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follow-up to report 22

From: Graham Percival
Subject: follow-up to report 22
Date: Thu, 4 Nov 2010 17:16:19 +0000
User-agent: Mutt/1.5.20 (2009-06-14)

This email is a follow-up to comments in:

I spent 5 minutes trying to post my latest reply, but the forum
software continually complained that I had used wrong words, tags,
or symbols, and thus it rejected my comment as spam.  I am posting
my reply here instead.

"debunk... [my] last comment" -- you do not believe that actions
have consequences?  Or you do not believe that I hope that you are
happy with them?  I believe both things.  I am not happy with
these consequences, but if you are happy, then at least this is
not a complete mess.

I have always wanted to release 2.14 as soon as possible.
However, there are two ways to interpret that phrase.  One way is
to shove it out the door regardless of the number of serious bugs.
I believe that many commercial software projects follow this
model.  The other way is to work on fixing the serious bugs, so
that the software can be released with no serious bugs.  That is
what I was doing.

I don't know who tells you that your time is not as valuable as my
time.  It is possible that you are misinterpreting my statements
that "I have used up X hours" -- I do not say that to suggest that
my X hours are more important than your X hours.  I am saying it
to remind myself that efficiency matters.  Time is a limited
resource; the best way to get stuff done is to "work smarter, not
harder".  That is especially relevant when programming -- it is
all too easy to spend literally four hours in disorganized
debugging, only to take a break, come back to problem with a clear
and logical approach, and fix it in 10 minutes.  Earlier this
year, I spent literally 6 full days doing nothing but working on
one problem.  When I finally consulted a physics professor and
spent 30 minutes explaining the problem, he said "oh, in that
equation [from a thesis], vc is not a variable; it's a constant.
Hmm... probably around 0.5?".  I went back to my computer, made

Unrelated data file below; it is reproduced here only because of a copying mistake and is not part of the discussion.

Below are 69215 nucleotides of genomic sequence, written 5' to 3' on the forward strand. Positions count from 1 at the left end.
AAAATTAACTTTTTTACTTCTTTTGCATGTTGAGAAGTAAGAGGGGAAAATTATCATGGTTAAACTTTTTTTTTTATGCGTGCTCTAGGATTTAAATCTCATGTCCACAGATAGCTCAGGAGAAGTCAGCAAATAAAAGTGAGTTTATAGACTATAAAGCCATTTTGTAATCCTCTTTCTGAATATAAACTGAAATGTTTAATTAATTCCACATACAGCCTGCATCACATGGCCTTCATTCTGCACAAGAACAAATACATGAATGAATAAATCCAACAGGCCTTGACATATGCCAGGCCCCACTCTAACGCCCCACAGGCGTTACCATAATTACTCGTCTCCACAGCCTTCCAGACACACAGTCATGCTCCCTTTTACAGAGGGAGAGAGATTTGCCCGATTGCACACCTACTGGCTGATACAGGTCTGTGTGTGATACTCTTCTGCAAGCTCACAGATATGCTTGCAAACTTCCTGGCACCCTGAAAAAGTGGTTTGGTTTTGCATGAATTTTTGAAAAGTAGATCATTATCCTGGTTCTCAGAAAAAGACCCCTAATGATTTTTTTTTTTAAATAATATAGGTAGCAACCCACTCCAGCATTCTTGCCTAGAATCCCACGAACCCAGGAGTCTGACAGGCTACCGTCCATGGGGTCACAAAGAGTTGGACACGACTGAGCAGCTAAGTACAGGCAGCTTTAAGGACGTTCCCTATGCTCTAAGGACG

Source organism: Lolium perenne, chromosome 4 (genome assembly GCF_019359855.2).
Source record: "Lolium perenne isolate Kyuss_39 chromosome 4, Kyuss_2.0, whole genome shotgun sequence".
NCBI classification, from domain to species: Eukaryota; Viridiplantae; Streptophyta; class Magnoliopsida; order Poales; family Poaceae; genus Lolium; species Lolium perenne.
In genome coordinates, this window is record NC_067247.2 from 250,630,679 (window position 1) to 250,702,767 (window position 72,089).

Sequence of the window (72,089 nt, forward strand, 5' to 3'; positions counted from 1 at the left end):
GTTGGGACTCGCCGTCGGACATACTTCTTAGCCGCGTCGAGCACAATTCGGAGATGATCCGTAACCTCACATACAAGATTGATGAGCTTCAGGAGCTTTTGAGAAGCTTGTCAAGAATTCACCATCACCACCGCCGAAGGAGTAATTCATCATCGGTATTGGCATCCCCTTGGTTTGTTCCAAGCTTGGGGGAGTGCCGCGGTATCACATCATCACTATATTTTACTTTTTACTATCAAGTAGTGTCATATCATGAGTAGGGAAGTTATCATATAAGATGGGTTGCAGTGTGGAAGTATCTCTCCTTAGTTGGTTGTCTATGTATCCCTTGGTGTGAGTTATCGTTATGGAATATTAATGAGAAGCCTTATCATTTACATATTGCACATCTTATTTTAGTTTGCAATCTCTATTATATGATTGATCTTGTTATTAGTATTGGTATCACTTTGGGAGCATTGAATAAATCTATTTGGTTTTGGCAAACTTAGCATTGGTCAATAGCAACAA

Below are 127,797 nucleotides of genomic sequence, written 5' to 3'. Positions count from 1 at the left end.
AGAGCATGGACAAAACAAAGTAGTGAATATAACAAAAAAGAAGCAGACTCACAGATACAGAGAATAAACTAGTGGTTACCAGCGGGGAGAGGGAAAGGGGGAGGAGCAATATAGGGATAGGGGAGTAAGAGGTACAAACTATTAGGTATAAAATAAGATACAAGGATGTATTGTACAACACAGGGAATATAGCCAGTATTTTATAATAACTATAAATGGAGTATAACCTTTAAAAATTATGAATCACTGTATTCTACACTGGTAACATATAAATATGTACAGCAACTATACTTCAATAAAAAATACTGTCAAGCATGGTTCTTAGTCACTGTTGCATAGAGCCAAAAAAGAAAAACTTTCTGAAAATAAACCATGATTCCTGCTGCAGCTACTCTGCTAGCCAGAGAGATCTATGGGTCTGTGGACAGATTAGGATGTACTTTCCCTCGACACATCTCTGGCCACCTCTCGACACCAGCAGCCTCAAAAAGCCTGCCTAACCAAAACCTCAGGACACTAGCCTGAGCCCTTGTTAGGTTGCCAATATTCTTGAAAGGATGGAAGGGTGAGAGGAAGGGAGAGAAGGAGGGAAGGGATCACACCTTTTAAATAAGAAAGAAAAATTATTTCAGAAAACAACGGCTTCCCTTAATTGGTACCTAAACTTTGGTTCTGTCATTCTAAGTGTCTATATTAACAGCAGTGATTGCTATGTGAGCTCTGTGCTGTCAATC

one change, and sure enough, the whole thing worked.  By engaging
in unproductive debugging and rewriting code, instead of seriously
attempting to understand the equations I was trying to implement,
I completely wasted almost one full week of my life.  By keeping
track of my time, I am constantly reminding myself to look for the
most efficient way of working.

Before discussing anything specific, I want to settle the abstract
question "should an OSS project have any kind of private mailing
list?".  You have two options:

1) Give an argument why they should not.  In particular, explain
why Kurt Fogel is wrong.  Explain how we should discuss giving
people git access in a public, archived forum.  Explain how we can
safely discuss unpatched security flaws in public.

2) Agree that an OSS project can, in theory, have a private
mailing list.  And apologize.

You have named me as "abnormal, unethical, and deceiving".  You
have stated that such a list is not "compatible with the openness,
transparency, mutual respect that any community-based project
requires."  You added "Any decent one, that is.", which presumably
means that you consider Debian, freebsd, svn, and lilypond to be
*indecent* projects.  You accused me of being ready to give
"-excuses- reasons", and that the "dear readers" would be ready to
judge me.  You continually mock me as a member of the "Cool Kids

You chose the most public venue we have to attack me.  I thought
we were working together on the Report; imagine my surprise when I
began reading this issue and found your "post-scriptum".  I
understand that you do not trust me; that is regrettable, but I do
not believe that this justifies your insults.

As I said before, I am proud of the work I have done for LilyPond.
When I make mistakes, I apologize for them and acknowledge my
error.  With the exception of actions which I apologized for, I
stand by everything I have done.

- Graham Percival

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